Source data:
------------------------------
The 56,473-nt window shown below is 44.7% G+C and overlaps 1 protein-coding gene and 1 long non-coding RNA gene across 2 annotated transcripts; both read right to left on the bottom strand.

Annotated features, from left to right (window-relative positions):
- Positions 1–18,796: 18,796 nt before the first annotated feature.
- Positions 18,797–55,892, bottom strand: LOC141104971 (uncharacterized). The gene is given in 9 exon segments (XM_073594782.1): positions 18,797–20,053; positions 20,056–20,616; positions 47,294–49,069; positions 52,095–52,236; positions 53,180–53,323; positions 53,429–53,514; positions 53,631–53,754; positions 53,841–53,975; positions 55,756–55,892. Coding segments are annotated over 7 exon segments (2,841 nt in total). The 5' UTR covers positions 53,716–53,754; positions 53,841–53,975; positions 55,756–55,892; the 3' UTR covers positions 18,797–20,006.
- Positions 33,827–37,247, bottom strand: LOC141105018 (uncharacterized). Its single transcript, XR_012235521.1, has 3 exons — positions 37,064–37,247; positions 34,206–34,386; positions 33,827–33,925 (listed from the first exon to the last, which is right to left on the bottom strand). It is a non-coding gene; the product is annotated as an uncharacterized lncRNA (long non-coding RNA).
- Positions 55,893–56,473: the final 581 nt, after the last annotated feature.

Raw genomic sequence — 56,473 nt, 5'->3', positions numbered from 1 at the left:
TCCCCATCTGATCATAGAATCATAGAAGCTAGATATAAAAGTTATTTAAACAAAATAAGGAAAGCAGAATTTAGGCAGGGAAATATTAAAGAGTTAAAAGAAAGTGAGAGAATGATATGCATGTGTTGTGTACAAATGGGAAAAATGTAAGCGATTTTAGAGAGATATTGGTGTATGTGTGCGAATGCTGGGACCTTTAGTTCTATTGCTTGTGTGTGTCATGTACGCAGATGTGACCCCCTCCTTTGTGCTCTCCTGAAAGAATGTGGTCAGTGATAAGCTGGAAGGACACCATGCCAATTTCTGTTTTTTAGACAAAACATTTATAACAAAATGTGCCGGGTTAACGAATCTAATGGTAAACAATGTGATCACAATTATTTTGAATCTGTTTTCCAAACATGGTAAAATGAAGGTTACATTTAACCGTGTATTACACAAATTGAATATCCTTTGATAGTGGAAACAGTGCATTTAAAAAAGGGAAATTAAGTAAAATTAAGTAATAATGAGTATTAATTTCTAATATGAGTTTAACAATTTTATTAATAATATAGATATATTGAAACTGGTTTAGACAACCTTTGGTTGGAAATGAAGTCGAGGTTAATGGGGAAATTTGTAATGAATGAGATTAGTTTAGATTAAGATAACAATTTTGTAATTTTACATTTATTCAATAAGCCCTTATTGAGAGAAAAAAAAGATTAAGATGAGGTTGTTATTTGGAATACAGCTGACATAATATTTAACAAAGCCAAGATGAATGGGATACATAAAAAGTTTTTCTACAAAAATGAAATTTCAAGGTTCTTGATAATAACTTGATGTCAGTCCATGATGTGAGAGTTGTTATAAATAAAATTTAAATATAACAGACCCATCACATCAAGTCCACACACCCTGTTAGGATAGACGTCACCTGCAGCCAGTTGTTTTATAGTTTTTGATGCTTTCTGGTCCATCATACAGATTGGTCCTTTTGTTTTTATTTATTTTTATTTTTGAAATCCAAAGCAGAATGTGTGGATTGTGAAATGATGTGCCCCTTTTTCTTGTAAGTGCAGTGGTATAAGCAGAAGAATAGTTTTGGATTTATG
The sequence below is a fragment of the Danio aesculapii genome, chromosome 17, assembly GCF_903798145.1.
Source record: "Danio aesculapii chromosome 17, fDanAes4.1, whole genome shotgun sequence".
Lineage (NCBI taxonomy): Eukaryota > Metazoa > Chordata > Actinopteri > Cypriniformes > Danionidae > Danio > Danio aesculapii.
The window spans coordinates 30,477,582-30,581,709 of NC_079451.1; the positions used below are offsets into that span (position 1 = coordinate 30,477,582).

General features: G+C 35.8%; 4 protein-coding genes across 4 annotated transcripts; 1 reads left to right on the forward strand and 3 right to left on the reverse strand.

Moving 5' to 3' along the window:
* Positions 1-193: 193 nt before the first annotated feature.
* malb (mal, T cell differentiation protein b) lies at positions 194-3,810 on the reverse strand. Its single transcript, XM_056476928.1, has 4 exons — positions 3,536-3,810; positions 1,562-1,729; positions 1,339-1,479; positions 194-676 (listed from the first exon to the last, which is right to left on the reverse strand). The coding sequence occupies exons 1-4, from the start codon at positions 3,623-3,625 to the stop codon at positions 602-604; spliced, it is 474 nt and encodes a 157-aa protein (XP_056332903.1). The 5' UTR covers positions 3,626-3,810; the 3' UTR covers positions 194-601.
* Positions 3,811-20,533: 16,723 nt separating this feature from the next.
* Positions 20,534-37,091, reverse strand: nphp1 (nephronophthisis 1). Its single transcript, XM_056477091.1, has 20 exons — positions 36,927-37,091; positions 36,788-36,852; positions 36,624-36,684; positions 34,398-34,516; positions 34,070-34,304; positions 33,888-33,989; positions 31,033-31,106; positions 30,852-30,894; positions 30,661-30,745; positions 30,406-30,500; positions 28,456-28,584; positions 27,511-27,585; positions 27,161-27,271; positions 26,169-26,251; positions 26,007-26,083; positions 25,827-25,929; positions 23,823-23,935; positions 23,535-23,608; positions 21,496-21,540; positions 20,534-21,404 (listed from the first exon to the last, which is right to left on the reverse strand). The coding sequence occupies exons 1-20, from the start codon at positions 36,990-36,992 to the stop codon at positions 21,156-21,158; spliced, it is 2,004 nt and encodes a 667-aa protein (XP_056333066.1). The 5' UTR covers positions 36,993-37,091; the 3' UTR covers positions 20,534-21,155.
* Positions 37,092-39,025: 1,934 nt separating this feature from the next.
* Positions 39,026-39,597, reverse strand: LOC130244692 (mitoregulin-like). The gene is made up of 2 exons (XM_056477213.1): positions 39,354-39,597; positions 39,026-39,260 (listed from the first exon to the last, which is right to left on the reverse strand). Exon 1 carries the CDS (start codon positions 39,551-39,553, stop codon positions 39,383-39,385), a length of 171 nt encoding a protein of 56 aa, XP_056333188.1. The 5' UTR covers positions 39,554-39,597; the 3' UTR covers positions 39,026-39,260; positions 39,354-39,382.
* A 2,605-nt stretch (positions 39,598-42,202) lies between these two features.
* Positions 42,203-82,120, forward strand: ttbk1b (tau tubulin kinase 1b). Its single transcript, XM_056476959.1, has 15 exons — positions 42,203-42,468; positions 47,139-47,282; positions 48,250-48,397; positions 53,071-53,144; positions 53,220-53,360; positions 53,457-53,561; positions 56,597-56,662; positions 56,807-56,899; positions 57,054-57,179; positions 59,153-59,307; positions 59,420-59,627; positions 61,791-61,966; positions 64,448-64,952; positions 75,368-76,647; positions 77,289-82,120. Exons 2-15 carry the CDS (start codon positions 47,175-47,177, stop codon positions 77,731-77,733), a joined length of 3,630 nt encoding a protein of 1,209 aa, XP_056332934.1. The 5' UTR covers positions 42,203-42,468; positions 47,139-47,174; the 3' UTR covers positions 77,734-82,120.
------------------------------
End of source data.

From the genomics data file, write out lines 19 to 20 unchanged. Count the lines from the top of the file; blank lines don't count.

* Positions 37,092-39,025: 1,934 nt separating this feature from the next.
* Positions 39,026-39,597, reverse strand: LOC130244692 (mitoregulin-like). The gene is made up of 2 exons (XM_056477213.1): positions 39,354-39,597; positions 39,026-39,260 (listed from the first exon to the last, which is right to left on the reverse strand). Exon 1 carries the CDS (start codon positions 39,551-39,553, stop codon positions 39,383-39,385), a length of 171 nt encoding a protein of 56 aa, XP_056333188.1. The 5' UTR covers positions 39,554-39,597; the 3' UTR covers positions 39,026-39,260; positions 39,354-39,382.